EU Regulation No. 302/2018, aka “geoblocking regulation”, came into force in all EU member states on 3 December 2018.
The regulation introduces specific provisions, adds to other EU laws that indirectly address geoblocking (for instance, provisions on “vertical restraints”) and aims to encourage the free circulation of goods and services in the EU’s internal market.
The geoblocking regulation is intended to put an end to any discrimination based on nationality, residence or place of establishment of clients in the entire EU.
In greater detail, the geoblocking regulation forbids professionals (all so-called “merchants”; meaning entrepreneurs and/or free-lance professionals offering goods and/or services on line and off), unless the client expressly consents, to adopt technological or other means aiming to block the client’s access to certain goods or services, or block access to web sites and applications, based on nationality, residence or place of establishment of the client.
The regulation likewise forbids professionals to redirect clients to other web sites or applications based on nationality, residence or place of establishment of the client.
Professionals will therefore be barred from applying discriminatory conditions (based on nationality, residence of place of establishment of the client) when a client intends to buy goods from the professional (providing that general terms of sale include delivery of the goods in the client’s member state).
In particular, a professional will be barred from applying discriminatory conditions if the client requests delivery of the goods purchased on the professional’s web site in a member state different from the one of the client’s nationality, residence of place of establishment, in which delivery is normally offered by the professional.
For instance, a professional operating in Italy through an e-commerce web site cannot refuse to deliver a product to Germany purchased by German nationals or residents only because of their nationality, residence or place of establishment.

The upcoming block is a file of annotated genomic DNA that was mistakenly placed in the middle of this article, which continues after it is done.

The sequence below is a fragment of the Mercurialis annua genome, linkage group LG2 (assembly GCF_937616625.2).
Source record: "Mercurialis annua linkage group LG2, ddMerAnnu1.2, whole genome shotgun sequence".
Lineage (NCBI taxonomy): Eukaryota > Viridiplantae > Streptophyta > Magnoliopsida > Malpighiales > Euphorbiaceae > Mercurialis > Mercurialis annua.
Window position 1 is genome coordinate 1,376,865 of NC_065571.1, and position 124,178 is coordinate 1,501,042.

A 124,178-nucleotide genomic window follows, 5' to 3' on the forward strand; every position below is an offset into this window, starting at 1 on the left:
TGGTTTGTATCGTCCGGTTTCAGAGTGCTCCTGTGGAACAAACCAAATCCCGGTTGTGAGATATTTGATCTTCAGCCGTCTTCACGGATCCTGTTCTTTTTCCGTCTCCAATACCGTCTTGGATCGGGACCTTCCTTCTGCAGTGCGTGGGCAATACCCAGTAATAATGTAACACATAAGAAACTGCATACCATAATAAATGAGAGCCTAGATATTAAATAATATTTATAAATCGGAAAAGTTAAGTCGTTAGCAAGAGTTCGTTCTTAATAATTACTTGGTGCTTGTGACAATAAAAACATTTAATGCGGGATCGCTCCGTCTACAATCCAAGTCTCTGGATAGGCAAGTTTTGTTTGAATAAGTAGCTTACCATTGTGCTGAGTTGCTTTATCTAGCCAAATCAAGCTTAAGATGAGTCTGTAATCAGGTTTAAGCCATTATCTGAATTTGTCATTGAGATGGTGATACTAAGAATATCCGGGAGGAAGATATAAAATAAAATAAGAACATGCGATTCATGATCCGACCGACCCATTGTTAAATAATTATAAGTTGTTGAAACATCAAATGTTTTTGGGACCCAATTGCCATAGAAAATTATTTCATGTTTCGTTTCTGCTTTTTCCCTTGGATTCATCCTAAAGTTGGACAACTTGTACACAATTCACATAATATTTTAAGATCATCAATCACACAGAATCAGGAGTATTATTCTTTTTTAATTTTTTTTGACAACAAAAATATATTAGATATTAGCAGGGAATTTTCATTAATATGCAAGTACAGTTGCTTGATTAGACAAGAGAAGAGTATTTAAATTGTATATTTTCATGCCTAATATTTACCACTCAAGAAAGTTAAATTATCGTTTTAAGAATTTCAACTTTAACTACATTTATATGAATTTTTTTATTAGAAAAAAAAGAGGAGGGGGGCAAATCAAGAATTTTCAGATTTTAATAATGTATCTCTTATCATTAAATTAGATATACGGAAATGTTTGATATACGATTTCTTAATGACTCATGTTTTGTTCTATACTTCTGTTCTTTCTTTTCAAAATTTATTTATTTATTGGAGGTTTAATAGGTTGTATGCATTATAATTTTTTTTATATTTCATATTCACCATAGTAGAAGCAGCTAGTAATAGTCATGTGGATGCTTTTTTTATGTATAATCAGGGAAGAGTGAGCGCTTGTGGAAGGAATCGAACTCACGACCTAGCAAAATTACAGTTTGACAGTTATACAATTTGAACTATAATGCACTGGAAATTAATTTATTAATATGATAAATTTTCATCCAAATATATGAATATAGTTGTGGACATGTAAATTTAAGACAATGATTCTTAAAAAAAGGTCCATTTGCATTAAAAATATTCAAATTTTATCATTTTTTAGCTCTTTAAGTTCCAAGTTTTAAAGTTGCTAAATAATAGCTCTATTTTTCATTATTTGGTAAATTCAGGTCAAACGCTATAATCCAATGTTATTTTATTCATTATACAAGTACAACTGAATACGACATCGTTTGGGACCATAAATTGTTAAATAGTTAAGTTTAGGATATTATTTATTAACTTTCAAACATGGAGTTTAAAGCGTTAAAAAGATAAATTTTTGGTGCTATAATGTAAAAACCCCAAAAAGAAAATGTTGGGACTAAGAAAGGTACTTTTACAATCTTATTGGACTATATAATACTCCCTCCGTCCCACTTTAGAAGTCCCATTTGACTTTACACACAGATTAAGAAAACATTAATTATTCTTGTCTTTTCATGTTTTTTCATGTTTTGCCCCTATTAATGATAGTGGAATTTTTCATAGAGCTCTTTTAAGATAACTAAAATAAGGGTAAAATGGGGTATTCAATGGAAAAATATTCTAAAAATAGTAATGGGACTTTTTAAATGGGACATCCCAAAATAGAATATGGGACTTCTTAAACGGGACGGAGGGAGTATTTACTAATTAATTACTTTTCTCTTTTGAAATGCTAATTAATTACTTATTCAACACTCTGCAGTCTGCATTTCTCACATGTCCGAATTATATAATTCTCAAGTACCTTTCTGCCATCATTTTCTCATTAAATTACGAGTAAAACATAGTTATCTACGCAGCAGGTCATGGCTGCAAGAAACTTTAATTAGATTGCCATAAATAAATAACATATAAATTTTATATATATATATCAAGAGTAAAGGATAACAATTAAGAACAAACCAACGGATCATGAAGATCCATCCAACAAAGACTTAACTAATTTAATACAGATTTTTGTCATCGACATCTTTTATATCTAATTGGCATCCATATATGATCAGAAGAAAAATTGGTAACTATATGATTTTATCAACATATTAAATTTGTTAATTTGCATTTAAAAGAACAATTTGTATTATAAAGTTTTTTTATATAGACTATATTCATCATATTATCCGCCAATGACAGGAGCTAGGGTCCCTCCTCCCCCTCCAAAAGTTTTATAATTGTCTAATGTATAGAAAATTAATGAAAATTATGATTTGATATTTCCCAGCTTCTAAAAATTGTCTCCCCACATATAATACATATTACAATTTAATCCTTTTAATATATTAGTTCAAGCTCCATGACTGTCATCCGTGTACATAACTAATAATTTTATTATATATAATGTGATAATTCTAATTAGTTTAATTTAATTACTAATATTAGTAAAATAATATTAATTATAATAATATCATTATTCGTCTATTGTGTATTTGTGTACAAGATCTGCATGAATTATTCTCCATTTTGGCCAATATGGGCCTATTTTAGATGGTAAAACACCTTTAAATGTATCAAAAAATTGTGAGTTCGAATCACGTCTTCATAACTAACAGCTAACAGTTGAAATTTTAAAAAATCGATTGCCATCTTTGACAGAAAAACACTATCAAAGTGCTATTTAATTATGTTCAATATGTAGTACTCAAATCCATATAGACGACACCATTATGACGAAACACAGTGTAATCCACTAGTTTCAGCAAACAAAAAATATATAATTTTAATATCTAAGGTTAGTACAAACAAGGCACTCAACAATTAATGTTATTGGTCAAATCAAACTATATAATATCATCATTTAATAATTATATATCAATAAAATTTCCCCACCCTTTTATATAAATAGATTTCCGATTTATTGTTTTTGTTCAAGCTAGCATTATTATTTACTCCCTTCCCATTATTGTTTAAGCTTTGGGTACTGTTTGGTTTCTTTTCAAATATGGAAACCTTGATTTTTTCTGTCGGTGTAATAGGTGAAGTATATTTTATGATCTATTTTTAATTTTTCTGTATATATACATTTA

Professionals will be barred from applying discriminatory conditions (based on nationality, residence or place of establishment of the client) where the client intends to receive certain services from the professional, and provided that the services do not concern copyrighted content; geoblocking will still be lawful for content protected under copyright laws at least until 2020!
Furthermore, professionals will be barred from applying discriminatory conditions based on nationality, residence or place of establishment of the client where the clients intends to receive services offered by the professional by means other than electronic (such as, for instance, installation and assistance services if the professional declares in the general terms of sale that they are offered in the whole territory of the EU).
The professional is always allowed to offered goods and services to clients in different member states at different conditions, providing that such conditions do not differ on a “discriminatory” basis. Professionals are allowed, for instance, to refuse delivery of goods in the territory of a member state if those goods cannot be legally sold in the territory of that state under the national laws of that state, and such a refusal can in no way be considered “discriminatory”.
The rules against discrimination based on geographical criteria extend also to payments: if the client intends to pay by one of the means of payment declared acceptable by the professional, the latter cannot apply different conditions based on nationality, residence or place of establishment of the client. Back to the example used above, the Italy-based professional operating through an e-commerce web site cannot refuse credit card payments from German clients only, in the absence of a specific non-discriminatory reason (such as, for instance, a specific provision of law applicable in Germany), if the professional has declared credit card payment acceptable in the web site’s general terms of sale.
Lastly, the regulation introduces provisions applicable to relations between enterprises. Under the new EU rules, clauses in distribution agreements requesting the distributor or the vendor to introduce discriminatory practices based on nationality, residence or place of establishment of the client will be considered null and void in the case of so-called passive sales, meaning sales that have not been requested or promoted by the distributor but rather answer orders from clients. Therefore, suppliers and distributors of products and services in the territory of the EU will have to pay special attention to the contents of existing agreements and avoid the introduction into any new agreements of clauses contrary to the provisions of the geoblocking regulation.
The new EU rules will pursue the specific aim of eliminating barriers and borders – especially digital ones – separating citizens of the different EU member states which prevent them from benefiting of the same conditions concerning offers and sales of certain goods and services in the whole territory of the EU.